Meaning and Meaninglessness Themes and Colors LitCharts assigns a color and icon to each theme in A Clean, Well-Lighted Place, which you can use to track the themes throughout the work. The young waiter wants the old man to go to one of the all-night cafes, but the old waiter objects because he believes in the importance of cleanliness and light.
In fact, many believe that the major thematic concern of the story is the conflict between generations. They only have one customer left — an old man, deaf, drunk, and seemingly peaceful. Much of the critical commentary on the short story focuses on a series of unattributed lines of dialogue.
Sleep is hours away. He realizes that life, when it comes down to it, is simply meaningless — and that we all need a brightly lit, pleasant place to sit to avoid thinking about the dark demons of death and nothingness. What Hemingway is saying is this: When the old waiter asks why the old man tried to commit suicide, the young waiter tells him that the old man was consumed by despair.
After articulating life meaninglessness, the old waiter adopts the same attitude of the old drunk even inspiring derision from a bartender, just as the old drunk did.
Thus, suicide is inviting. Watching the old man from afar, the two waiters return to their conversation about the his attempted suicide. The couple moved to Florida, where Hemingway wrote A Farewell to Armswhich became a bestseller.
Hemingway rarely identified the speaker of each line of dialogue, and confusion ensued about which character was speaking each line. At first, commentators speculated that there was a mistake in the text: Here, the young waiter behaves badly: Soon the man demands another bottle of brandy, and the younger waiter belligerently concedes, telling the deaf man, "You should have killed yourself last week," as he pours him another glass.
John Hagopian rejected these theories, maintaining that the confusion stemmed from a typographical error and urged a revision of the story.
Note, though, that neither of the old men is a passive victim. He insults the deaf old man and is painfully indifferent to the older waiter's feelings when he states that "an old man is a nasty thing.
The old waiter knows what it is like to have to go home in the dark; he himself will not go home to sleep until daybreak — when he will not have to fall asleep in the nothingness of darkness. Analysis What happens in this story.
This is illustrated by the contrast between the two major characters: Thus, suicide is inviting. Moreover, the old waiter finds the old drunk to be admirable in his manner: InOtto Reinert challenged the prevailing theory that Hemingway employed metronomic dialogue and that each indented line implied a new speaker.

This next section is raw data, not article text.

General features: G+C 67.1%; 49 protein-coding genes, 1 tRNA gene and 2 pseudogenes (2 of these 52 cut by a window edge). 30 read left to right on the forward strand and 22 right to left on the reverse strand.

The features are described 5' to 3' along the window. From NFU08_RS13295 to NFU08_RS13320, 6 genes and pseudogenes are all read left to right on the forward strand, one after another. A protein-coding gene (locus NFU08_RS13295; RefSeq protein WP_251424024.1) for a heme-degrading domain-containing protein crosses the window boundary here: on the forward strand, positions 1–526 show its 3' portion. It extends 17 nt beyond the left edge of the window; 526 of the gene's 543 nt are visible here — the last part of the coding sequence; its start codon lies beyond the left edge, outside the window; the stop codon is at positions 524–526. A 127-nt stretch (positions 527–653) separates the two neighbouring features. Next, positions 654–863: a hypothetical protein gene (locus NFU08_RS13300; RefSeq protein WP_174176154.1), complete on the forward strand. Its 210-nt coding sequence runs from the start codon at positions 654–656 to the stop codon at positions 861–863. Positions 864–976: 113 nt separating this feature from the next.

He cannot achieve even the dignity that the old man at the cafe possessed; he also knows that he will not sleep. The old man's essential loneliness is less intolerable in light, where there is dignity. The old man asks for another drink, and the younger waiter goes to serve him, disdainfully commenting that the old man should have killed himself this is no Mr.
Initially, however, the comments of both waiters concerning a passing soldier and a young girl seem very much alike; they both seem to be cynical. The old waiter is wiser, more tolerant, and more sensitive than the young waiter. The old waiter knows what it is like to have to go home in the dark; he himself will not go home to sleep until daybreak — when he will not have to fall asleep in the nothingness of darkness.
When the old man leaves, the waiters close the cafe. Clean, Well-Lighted Place, A - SparkNotes - Free download as PDF File .pdf), Text File .txt) or read online for free. Complete summary of Ernest Hemingway's A Clean, Well-Lighted Place.
eNotes plot summaries cover all the significant action of A Clean, Well-Lighted Place. Find the quotes you need in Ernest Hemingway's A Clean, Well-Lighted Place, sortable by theme, character, or. From the creators of SparkNotes. A Clean, Well-Lighted Place Essay In Hemingway’s story, A Clean, Well-Lighted Place, the setting is the key part of the story in relating to the characters.
Simply because we don’t have much else to go by. The older waiter sympathizes with these people – he recognizes that sometimes someone might need to take refuge in a "clean, well-lighted place," rather than a dark, dim bar or bodega.
After the younger waiter hurries off home to his wife, the older waiter takes his time, continuing their argument in his mind. Additionally, all of the light remaining is artificial light — in this clean, "well-lighted" cafe. What is important in the story is not only the condition of nothingness in the world but the way that the old man and the old waiter feel and respond to this nothingness.A clean well lighted place from sparknotes com